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Singlish, Spanglish, Chinglish?

posted: 9.20.12 by Andrea Lunsford

After I visited Singapore last spring, I posted a blog about what I and my students had learned about Singlish, a mixed dialect that is widely used in Singapore, and especially by the young, but is discouraged (strongly!)  by the government.

I thought of that posting when I saw that David Henry Hwang’s play “Chinglish” is coming to the Berkeley Repertory Company theatre.  I knew from reviews that this play centers on an Anglo businessman from Cleveland who has quite a time negotiating the language and culture of China—often with very funny results.  These negotiations intensify when Daniel, the businessman, falls in love with Xi, whose attitudes on such things as marriage and business relationships are decidedly different from Daniel’s.  In talking with the New York Times, said that on a visit to China he saw “an eagerness among Chinese and Americans to impress one another, yet wildly basic misunderstandings because of language and cultural differences.” And he wasn’t surprised when theatregoers had mixed reactions to the play, in which 25 percent of the dialogue is in Mandarin.

Last week the Chronicle of Higher Education published a piece called “Chinglish: Caught in the Crossfire.” By Professor Ilan Stavans of Amherst College, this blog posting describes an experience Stavans had when he gave a lecture at a university in China this summer.  He was roundly attacked by audience members who were relying on a translator, who may not have caught the nuances of Stavans’s argument—and by some who took offense at his use of a particular word, “traitor,” because it means something very different in China than in the West. 

This experience led Stavans to consider his work on multilingual literature and especially on Spanglish, which he says “is applauded among Latinos in the U.S. for its democratic and innovative qualities.”  When I read this I thought back to my experiences with Singlish and with its appeal to young and to liberal thinkers. I also thought, of course, of African American Vernacular English, which is an extremely powerful form of English—in fact, to many, it is a language in its own right. For Stavans’s part, he says that around midway through his lecture and Q and A, he realized that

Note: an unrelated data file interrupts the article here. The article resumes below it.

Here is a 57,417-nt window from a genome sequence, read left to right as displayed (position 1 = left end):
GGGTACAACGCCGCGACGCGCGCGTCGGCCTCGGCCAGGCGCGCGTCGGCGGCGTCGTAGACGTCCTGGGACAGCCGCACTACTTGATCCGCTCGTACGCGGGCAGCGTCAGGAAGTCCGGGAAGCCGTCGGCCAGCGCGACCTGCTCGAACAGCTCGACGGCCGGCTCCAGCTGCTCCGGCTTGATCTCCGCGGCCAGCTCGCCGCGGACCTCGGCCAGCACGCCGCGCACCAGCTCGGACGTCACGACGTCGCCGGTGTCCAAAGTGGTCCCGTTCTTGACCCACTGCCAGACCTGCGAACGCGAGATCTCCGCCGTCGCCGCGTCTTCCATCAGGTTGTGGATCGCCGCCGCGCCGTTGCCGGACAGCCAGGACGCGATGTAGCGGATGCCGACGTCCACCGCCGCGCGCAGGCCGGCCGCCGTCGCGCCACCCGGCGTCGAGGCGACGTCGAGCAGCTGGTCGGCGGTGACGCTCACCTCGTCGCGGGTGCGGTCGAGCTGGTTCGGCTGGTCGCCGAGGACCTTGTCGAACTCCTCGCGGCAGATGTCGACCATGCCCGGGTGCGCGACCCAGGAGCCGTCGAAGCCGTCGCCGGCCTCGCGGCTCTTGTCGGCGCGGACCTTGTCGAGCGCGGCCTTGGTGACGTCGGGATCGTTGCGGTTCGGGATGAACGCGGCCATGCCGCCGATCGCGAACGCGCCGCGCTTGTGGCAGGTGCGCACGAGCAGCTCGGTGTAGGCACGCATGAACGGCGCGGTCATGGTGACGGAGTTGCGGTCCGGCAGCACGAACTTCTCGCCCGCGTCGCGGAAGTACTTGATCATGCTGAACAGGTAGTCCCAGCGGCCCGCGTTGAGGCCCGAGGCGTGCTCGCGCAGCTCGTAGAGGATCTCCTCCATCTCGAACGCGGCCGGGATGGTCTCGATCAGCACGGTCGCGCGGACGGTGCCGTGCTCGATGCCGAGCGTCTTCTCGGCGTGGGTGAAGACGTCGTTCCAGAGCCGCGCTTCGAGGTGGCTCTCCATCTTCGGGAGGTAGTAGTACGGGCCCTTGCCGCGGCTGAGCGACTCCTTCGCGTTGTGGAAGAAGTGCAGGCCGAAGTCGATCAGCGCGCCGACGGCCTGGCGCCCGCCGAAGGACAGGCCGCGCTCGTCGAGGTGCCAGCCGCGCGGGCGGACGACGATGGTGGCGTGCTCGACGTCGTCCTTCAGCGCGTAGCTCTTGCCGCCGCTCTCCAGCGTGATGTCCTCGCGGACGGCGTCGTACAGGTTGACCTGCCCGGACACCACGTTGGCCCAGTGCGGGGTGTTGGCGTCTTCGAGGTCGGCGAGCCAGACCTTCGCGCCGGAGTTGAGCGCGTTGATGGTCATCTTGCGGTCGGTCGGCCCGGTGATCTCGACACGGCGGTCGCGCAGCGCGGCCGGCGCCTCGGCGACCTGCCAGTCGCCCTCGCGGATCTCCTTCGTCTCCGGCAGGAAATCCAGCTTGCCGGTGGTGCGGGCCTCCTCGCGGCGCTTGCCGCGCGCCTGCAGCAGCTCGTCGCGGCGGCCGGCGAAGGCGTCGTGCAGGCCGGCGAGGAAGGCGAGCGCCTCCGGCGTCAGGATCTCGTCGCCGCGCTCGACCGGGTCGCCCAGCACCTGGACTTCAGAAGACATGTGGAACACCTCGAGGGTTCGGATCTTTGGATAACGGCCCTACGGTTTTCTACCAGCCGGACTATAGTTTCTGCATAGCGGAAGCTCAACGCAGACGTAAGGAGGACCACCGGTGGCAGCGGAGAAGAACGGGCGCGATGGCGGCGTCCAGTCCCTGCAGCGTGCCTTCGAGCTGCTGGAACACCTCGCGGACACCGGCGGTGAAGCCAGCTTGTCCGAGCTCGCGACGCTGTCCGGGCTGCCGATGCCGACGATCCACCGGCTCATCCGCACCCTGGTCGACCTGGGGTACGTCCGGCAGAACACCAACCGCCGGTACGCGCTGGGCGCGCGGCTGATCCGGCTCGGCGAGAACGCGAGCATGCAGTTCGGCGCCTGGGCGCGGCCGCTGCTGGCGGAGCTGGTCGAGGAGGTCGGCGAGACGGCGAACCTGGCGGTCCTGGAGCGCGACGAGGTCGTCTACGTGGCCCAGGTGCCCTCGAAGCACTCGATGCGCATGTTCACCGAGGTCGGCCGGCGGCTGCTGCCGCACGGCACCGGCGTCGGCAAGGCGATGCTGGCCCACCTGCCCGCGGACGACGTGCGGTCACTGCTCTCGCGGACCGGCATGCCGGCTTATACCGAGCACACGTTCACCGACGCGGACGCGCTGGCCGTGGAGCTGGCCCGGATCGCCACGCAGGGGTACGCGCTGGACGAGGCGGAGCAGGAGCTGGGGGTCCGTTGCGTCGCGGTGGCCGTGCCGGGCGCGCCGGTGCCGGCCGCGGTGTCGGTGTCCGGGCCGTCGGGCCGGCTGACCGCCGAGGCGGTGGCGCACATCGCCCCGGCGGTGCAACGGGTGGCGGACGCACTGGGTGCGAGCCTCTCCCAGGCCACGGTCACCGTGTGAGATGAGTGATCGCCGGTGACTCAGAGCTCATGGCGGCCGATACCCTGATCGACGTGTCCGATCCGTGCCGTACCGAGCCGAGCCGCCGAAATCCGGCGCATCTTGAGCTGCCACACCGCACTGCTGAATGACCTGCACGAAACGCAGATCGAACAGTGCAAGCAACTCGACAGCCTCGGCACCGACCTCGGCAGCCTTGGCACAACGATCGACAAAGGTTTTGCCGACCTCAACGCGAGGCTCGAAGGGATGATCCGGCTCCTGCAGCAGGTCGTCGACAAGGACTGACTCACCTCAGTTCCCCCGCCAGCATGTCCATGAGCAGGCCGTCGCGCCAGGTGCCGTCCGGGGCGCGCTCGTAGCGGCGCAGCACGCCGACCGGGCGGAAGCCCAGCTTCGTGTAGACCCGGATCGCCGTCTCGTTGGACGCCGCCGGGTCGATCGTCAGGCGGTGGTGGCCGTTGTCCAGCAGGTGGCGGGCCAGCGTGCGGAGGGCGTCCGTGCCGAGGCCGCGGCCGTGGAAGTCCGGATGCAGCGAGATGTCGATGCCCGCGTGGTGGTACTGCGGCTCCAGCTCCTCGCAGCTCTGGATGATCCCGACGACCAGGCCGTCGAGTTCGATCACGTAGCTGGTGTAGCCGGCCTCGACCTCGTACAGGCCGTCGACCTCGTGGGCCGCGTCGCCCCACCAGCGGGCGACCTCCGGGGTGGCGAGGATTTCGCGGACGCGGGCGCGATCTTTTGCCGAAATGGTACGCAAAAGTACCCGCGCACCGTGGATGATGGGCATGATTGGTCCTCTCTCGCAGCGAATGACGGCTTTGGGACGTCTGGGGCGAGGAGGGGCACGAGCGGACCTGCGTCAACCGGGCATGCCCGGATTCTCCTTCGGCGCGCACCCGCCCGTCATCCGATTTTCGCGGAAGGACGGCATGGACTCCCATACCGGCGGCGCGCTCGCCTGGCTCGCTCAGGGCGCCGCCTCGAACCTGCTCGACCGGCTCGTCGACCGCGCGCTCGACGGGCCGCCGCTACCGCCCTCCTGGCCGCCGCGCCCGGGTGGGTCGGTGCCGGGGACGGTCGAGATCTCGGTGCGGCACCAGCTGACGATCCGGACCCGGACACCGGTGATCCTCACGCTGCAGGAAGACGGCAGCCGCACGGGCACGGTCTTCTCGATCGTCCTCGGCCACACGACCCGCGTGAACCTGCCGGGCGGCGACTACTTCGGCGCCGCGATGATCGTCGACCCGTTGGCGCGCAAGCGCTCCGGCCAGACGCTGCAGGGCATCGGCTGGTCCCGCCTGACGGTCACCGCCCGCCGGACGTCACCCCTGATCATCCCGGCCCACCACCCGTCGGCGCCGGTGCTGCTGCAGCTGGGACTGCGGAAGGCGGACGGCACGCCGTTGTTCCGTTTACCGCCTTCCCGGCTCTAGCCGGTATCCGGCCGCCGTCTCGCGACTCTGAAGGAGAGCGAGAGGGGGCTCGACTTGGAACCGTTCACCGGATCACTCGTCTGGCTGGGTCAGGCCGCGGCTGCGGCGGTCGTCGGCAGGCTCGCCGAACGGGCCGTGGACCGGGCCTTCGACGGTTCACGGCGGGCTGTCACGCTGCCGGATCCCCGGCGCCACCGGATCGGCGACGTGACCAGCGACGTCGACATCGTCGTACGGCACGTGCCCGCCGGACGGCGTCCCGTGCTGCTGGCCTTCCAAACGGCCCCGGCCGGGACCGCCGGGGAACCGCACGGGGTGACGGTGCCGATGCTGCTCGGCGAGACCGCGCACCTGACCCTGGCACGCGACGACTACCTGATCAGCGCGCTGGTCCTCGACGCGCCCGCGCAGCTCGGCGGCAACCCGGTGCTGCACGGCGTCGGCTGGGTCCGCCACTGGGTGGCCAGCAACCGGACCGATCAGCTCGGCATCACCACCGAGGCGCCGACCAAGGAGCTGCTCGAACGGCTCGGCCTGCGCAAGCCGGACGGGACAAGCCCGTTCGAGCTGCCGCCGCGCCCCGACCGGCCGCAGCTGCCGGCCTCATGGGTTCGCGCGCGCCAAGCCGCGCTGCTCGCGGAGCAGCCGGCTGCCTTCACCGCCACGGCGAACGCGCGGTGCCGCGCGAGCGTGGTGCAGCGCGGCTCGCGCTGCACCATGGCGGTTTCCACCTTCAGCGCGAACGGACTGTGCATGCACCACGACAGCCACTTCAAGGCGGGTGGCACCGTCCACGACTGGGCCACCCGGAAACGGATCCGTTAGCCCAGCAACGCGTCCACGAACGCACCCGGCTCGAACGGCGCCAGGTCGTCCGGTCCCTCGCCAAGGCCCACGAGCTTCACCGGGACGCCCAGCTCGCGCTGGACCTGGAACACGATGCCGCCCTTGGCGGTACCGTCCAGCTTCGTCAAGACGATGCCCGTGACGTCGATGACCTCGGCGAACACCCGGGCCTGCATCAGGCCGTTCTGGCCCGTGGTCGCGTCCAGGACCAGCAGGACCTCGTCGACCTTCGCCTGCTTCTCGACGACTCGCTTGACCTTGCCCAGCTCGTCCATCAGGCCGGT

. . . there were two distinct sides in the auditorium: the students, who perceived me as a champion of Chinglish since I welcome its mistakes as a sign of improvisational joie de vivre, and some members of the older guard who saw my opinions as anathema.

From my experience, Chinese students tend to be quite formal on occasions such as a public lecture. That day, however, it was different, exhilarating.  The lesson I learned?  It is time to stop ridiculing Chinglish and to study its patterns and the freedom it announces.  For better or worse, it is the future of China.

What are the lessons that teachers should learn?  First, that what counts as “proper English” is not set in stone:  it differs from one English speaking culture to another.  Second, we should learn that dialects like Spanglish, Singlish, African American Vernacular, and Chinglish are indeed here to stay, that they are vibrant and innovative forms of language and that they often represent resistance to the linguistic straitjacket purists of English support.  Finally, I think we must learn that while we know a great deal about language in general and English in particular, we know very little about how English operates in other cultures and countries, much less about the history, structures, and patterns of mixed languages like those of Chinglish.

These are going to be some difficult lessons, but we urgently need to engage them.  In fact, it seems to me that every time I turn around, I find some new area of knowledge that I don’t know but need to know.  In this case, as in many others, I will turn to my students for help.  I wonder how many other “ishes” I will discover with them as my guide.


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